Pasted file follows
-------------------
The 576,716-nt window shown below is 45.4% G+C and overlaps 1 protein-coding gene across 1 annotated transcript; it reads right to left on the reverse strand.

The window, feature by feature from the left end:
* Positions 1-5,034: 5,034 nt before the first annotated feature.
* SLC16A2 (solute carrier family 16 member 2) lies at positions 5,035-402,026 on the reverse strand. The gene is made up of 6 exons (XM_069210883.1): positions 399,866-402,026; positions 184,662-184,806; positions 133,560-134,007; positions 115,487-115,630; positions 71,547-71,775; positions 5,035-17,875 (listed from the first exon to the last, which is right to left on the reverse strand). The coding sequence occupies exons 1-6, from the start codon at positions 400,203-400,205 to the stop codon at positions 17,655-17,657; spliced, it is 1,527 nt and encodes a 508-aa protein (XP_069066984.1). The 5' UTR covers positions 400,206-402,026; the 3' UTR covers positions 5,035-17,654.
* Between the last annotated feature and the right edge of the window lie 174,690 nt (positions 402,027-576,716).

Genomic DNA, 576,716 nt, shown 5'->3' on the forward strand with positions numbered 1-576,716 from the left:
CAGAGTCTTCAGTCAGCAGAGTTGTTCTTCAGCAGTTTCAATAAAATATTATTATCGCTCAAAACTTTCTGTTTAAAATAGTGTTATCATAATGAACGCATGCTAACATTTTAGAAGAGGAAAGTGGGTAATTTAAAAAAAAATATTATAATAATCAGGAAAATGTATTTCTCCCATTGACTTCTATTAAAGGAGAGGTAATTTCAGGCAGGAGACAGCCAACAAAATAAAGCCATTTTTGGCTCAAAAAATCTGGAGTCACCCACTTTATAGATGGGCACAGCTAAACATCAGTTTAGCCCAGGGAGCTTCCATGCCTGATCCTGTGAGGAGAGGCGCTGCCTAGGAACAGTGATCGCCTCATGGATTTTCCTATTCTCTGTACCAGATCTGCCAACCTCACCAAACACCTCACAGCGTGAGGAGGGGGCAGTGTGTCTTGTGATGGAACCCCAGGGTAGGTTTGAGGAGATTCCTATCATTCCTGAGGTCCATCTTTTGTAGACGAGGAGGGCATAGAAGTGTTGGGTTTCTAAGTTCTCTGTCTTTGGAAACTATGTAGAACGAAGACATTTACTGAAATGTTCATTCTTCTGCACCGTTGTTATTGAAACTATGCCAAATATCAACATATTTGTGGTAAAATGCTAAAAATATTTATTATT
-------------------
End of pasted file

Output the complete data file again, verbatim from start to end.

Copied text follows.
The 576,716-nt window shown below is 45.4% G+C and overlaps 1 protein-coding gene across 1 annotated transcript; it reads right to left on the reverse strand.

The window, feature by feature from the left end:
* Positions 1-5,034: 5,034 nt before the first annotated feature.
* SLC16A2 (solute carrier family 16 member 2) lies at positions 5,035-402,026 on the reverse strand. The gene is made up of 6 exons (XM_069210883.1): positions 399,866-402,026; positions 184,662-184,806; positions 133,560-134,007; positions 115,487-115,630; positions 71,547-71,775; positions 5,035-17,875 (listed from the first exon to the last, which is right to left on the reverse strand). The coding sequence occupies exons 1-6, from the start codon at positions 400,203-400,205 to the stop codon at positions 17,655-17,657; spliced, it is 1,527 nt and encodes a 508-aa protein (XP_069066984.1). The 5' UTR covers positions 400,206-402,026; the 3' UTR covers positions 5,035-17,654.
* Between the last annotated feature and the right edge of the window lie 174,690 nt (positions 402,027-576,716).

Genomic DNA, 576,716 nt, shown 5'->3' on the forward strand with positions numbered 1-576,716 from the left:
CAGAGTCTTCAGTCAGCAGAGTTGTTCTTCAGCAGTTTCAATAAAATATTATTATCGCTCAAAACTTTCTGTTTAAAATAGTGTTATCATAATGAACGCATGCTAACATTTTAGAAGAGGAAAGTGGGTAATTTAAAAAAAAATATTATAATAATCAGGAAAATGTATTTCTCCCATTGACTTCTATTAAAGGAGAGGTAATTTCAGGCAGGAGACAGCCAACAAAATAAAGCCATTTTTGGCTCAAAAAATCTGGAGTCACCCACTTTATAGATGGGCACAGCTAAACATCAGTTTAGCCCAGGGAGCTTCCATGCCTGATCCTGTGAGGAGAGGCGCTGCCTAGGAACAGTGATCGCCTCATGGATTTTCCTATTCTCTGTACCAGATCTGCCAACCTCACCAAACACCTCACAGCGTGAGGAGGGGGCAGTGTGTCTTGTGATGGAACCCCAGGGTAGGTTTGAGGAGATTCCTATCATTCCTGAGGTCCATCTTTTGTAGACGAGGAGGGCATAGAAGTGTTGGGTTTCTAAGTTCTCTGTCTTTGGAAACTATGTAGAACGAAGACATTTACTGAAATGTTCATTCTTCTGCACCGTTGTTATTGAAACTATGCCAAATATCAACATATTTGTGGTAAAATGCTAAAAATATTTATTATT